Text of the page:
By Rick Houser –
As anyone who has read my column knows I like to tell a story or two. Sometimes I might bring up an old legend or maybe an old myth. Now here is where I got to wondering just what the difference between the two is. I know a legend such as the one about Princess Smyrna, an Indian maiden around 1800 from a tribe near what is now Felicity. She fell in love with a settler and the tribe disliked this so much they burned her at the stake where Smyrna Cemetery is today. The legend says that late at night a bright light shines over the cemetery and it is her spirit that will never be able to come to rest. Okay, there might have been an Indian princess but the story has grown to the point where it is out of real belief. This I think is a legend.
Then there is the story of the hook man and the young couple at Lover’s Leap. They have the radio on and it is reported that a mad man has escaped from the insane asylum and was very dangerous. He had only a hook on his right hand. It wasn’t long until they heard a scratching sound on the car. The girl goes frantic and orders him to take her home. When she gets out of the car, they see a bloody hook embedded in the car. From what I understand this one is by all means a myth, a story blown way out of proportion to make its point. We hear these a lot around Halloween and camp fires to try to scare those in attendance.
As for me, I like to tell stories about my life and events that I feel might be of interest. Of course there is nothing better than a well- told story and I try my hardest to tell them to you the reader as best I can.
You see I learned the art of storytelling from my older and only brother Ben. As far as I am concerned, Ben was the master storyteller or what he at times would call “spinning a yarn”. Whatever you want to call it, he was good at it. This might have been one good reason he made a success out of practicing law. He only told his stories when there was a crowd and to Ben a crowd consisted of one or more listeners.
Ben was my brother and I tried to listen to his every word. The thing was I had heard those stories told over so many times that I could sit there and say them line for line right along with him. Even though I knew them by heart I never left as Ben might add or change a word that might make the tale a little better. When my brother would pull up a chair to a group or lean in the doorway so he had his audience trapped, he’d wait until there was a break in the conversation and lean back and start with “Well now that reminds me of a time.” Then would come the story that fit the topic and probably would be followed by a couple more. Yes, my brother Ben was a storyteller.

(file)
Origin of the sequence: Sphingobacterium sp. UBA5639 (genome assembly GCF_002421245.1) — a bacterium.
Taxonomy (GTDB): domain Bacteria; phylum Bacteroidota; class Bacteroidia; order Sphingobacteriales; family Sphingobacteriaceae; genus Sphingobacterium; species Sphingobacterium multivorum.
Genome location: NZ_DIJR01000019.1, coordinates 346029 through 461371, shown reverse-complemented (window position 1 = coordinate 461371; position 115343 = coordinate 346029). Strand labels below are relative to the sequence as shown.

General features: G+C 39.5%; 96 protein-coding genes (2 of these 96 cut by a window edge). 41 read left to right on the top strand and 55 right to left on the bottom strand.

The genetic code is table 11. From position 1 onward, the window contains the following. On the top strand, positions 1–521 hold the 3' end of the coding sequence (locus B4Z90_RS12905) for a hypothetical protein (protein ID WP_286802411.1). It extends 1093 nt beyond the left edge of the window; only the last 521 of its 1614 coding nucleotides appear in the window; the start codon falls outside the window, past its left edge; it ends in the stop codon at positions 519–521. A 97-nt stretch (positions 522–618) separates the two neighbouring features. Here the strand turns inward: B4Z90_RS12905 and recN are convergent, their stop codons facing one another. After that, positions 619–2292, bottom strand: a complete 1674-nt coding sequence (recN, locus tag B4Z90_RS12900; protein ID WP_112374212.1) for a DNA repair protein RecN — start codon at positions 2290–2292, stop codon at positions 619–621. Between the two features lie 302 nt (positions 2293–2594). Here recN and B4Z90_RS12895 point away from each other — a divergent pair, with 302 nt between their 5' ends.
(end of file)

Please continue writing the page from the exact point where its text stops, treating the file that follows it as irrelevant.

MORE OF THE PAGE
A storyteller is telling the listener about an event and or folks he might know or have known and the listener knows what they are hearing is factual in a very well-spoken way. That describes my brother Ben. Ben passed away suddenly a little over seven years ago. His loss to family and friends was and still is a huge loss.
Without a doubt his ability to entertain family and friends with a good story is one part of what we all miss. You see, Ben never wrote down those stories and when he passed the stories did also. I felt it then and continue to feel the loss of the tales I will never hear again.
So I have done the next best thing and that was to try to pick up where big brother left off. Yes, I too love to tell the story and yes, the rules for telling are about the same. If there is a crowd of one or more I will tell you about an event that I can recall that you just may enjoy. One thing is different though. I write my stories and save them. I also have been blessed with the permission of some of the newspapers to share my stories. You see the myth here is that my ego has a limit. If it does I haven’t reached it yet. My wife says she is glad I am sharing these stories as she has had to listen to me tell them in front of her hundreds of times. (She might be exaggerating.)
I have a long drive to and from work every day and therefore I have a lot of time to think. The other evening the thought of the legends, myths, and tales came to mind. Similar, yet they are very different and I couldn’t go too deep into this topic without talking about my brother Ben. As any sibling one has lost we miss them and can never replace them. But through what I am doing with my writing I feel somewhat connected still. I hope you don’t think this too much but this article I am dedicating to my big brother Ben. Now I can ask you if you ever heard the one about an article about you? Did I ever tell you how hard it is to not have your big brother around to watch out for you? Well that is true.
Rick Houser grew up on a farm near Moscow in Clermont county and loves to tell stories about his youth and other topics. If wishing to read more of his writing he has two books published “There are Places I Remember” and Memories ARE from the Heart” He may be reached at firstname.lastname@example.org.